T hough he was born and educated in Pittsburgh, Andy Warhol spent the entirety of his adult life in New York. Already notorious by the mid-1960s for his celebrity portraits, Warhol extended his repertoire of subjects to include the eminent figures of his adopted home city. From prominent art collectors, dealers, notorious individuals, and public officials to his panoply of movie stars and first ladies, Andy Warhol's portraits idolized the who's who of New York. No subject exemplified this ideal more than the then governor, Nelson A. Rockefeller, who provided Warhol with a wholly irresistible mix of glamour, power, celebrity, and controversy in a single subject. Rich beyond belief, Nelson Rockefeller was a scion of America's most prominent industrial family, and at the time of his portrait, the most prominent Republican spokesman for civil rights and racial equality, and the principal architect behind the landmark Civil Rights Act of 1964. Arguing for equal voting opportunities and an end to segregation and employment discrimination in a series of passionate public speeches, Rockefeller vehemently opposed the hard-line conservative policies of his Democratic rivals which had culminated in violent riots of 1963.
With a celebrity that rivaled the Hollywood stars that Warhol idolized, Nelson Rockefeller variously inhabited the roles of vivacious art collector, philanthropist, and prominent public figure. One of Warhol's earliest celebrity portraits, the present work is significant for it is in the latter capacity that Warhol chose to portray him: as Rockefeller, the politician – under siege and alone, battling against a sea of press microphones. Appropriating his imagery from a press photograph, Warhol captured the intensity and focus of Governor Rockefeller mid speech, the graininess of the screen and the outsize impression of power it carries communicating the intensity of the subject's beliefs and convictions.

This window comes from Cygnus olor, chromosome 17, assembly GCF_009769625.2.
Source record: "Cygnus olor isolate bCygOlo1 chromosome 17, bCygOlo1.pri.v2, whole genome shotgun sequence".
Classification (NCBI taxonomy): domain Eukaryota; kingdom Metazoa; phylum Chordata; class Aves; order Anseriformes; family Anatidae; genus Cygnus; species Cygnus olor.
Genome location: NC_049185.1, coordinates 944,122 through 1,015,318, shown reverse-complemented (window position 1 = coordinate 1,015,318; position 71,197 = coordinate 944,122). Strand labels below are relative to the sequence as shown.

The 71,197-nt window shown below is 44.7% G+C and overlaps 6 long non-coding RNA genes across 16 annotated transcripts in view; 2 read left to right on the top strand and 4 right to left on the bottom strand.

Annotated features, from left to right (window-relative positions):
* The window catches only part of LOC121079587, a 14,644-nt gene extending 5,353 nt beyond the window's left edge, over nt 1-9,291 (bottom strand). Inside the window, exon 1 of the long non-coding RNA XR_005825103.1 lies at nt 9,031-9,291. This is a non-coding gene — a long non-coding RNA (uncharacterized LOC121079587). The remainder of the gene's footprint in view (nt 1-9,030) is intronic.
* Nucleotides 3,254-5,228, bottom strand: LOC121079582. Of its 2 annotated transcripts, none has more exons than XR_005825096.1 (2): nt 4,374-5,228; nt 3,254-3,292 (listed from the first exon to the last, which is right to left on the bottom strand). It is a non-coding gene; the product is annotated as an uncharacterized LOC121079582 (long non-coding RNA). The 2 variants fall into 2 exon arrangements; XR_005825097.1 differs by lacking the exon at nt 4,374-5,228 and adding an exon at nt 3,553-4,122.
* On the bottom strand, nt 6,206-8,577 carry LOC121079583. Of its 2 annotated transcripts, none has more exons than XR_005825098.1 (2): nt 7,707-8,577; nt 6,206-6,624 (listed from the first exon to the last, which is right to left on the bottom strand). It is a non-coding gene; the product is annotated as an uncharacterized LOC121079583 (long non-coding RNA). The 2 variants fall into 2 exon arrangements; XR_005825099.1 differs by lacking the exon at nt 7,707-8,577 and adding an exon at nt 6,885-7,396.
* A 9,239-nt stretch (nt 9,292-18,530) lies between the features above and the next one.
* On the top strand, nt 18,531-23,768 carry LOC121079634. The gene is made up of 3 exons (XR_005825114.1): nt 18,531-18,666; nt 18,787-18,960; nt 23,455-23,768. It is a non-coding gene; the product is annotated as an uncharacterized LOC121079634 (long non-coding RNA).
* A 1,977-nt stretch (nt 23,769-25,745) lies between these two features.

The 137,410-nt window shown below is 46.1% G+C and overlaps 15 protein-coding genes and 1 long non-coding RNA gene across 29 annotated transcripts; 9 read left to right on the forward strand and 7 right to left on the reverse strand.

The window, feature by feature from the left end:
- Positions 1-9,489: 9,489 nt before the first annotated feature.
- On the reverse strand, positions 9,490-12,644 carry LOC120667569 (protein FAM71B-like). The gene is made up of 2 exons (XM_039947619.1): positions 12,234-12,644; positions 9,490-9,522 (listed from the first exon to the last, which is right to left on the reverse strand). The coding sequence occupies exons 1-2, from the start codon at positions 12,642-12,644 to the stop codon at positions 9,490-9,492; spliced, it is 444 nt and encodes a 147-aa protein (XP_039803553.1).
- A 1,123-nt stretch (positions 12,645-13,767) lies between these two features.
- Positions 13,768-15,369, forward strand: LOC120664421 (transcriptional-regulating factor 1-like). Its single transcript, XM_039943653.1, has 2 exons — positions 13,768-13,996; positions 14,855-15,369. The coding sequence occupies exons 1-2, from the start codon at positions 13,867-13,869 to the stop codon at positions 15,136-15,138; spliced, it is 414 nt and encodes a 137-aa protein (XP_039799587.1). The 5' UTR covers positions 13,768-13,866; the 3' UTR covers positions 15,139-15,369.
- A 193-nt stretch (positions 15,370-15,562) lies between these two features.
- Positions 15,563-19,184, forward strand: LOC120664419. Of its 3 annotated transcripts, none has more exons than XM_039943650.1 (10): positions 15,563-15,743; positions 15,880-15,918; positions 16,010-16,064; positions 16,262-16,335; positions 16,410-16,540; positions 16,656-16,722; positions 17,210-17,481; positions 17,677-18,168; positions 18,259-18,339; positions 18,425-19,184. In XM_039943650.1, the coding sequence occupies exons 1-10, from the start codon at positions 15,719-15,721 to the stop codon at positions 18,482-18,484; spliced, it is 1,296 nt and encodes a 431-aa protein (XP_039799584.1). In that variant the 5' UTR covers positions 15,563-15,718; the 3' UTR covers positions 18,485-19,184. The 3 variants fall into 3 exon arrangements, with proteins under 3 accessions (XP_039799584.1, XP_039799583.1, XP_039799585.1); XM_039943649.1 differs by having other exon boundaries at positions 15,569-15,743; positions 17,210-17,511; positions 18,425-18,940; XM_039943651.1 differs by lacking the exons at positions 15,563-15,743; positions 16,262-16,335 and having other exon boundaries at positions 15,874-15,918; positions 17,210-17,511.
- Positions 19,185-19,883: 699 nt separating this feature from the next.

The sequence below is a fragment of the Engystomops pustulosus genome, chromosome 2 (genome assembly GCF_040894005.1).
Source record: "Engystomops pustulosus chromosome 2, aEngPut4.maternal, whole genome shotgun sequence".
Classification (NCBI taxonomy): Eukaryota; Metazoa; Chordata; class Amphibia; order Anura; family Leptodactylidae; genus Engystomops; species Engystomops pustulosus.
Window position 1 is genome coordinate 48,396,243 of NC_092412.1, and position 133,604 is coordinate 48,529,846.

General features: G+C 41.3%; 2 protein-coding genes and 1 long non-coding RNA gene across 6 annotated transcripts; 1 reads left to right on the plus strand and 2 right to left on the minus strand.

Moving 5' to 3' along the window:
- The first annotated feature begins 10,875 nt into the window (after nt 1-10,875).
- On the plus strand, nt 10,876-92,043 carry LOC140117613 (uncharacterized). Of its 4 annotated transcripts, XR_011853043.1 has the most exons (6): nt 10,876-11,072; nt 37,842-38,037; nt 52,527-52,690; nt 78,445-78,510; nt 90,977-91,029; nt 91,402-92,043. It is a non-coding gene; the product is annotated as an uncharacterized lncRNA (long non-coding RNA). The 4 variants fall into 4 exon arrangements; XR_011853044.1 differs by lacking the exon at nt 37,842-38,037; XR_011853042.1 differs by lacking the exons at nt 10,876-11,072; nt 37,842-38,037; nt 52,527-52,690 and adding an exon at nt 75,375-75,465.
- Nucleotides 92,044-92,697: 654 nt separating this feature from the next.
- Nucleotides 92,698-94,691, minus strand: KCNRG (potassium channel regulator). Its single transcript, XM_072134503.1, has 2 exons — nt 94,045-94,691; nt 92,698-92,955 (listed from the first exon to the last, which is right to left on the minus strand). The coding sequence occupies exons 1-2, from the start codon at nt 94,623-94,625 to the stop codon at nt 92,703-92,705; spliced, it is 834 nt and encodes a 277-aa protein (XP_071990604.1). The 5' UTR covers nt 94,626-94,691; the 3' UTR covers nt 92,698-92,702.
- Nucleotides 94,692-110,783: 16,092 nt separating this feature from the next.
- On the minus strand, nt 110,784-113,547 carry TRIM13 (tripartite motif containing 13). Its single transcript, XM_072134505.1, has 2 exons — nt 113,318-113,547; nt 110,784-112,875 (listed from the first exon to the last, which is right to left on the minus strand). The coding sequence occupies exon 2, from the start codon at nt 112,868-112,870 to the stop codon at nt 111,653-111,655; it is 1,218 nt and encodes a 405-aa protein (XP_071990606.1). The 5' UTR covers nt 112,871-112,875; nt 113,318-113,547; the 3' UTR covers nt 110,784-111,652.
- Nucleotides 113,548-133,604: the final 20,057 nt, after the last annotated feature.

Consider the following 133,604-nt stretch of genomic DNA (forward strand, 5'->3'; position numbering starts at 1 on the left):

Amongst Warhol's most monumental portraits of the late 1960s, the present work was commissioned by Rockefeller along with three other panels and installed in a quadripartite, frieze-like arrangement. The other panels have since dispersed and now reside in important collections including the Andy Warhol Museum in Pittsburgh. Uniquely distinguished by their bold format and colorful, vivid compositions, the present work is exemplary for its marriage of subject matter and composition, its bold tones alighting Rockefeller's gaze a paragon of Warhol at his best.
Warhol's early successes as a fashion illustrator had revealed an intuitive awareness for crafting compositions that could play on the tenets of mass imagery, and thus generate widespread appeal. In the present work, the artist builds upon this commercial foundation to communicate a message written into the interplay of line, color, and appropriated imagery on the canvas. Reflecting his sensitivity to the individual character of the subject, the composite strains of Nelson Rockefeller's persona are dynamically constructed through bold planes of overlapping vibrant color and brought to life by the distinctive off registration of the screen print. Locked between valences of tone, looking out into the distance, Warhol captures his subject's true essence, powerful yet confined, an icon of American politics, wealth and celebrity now long gone.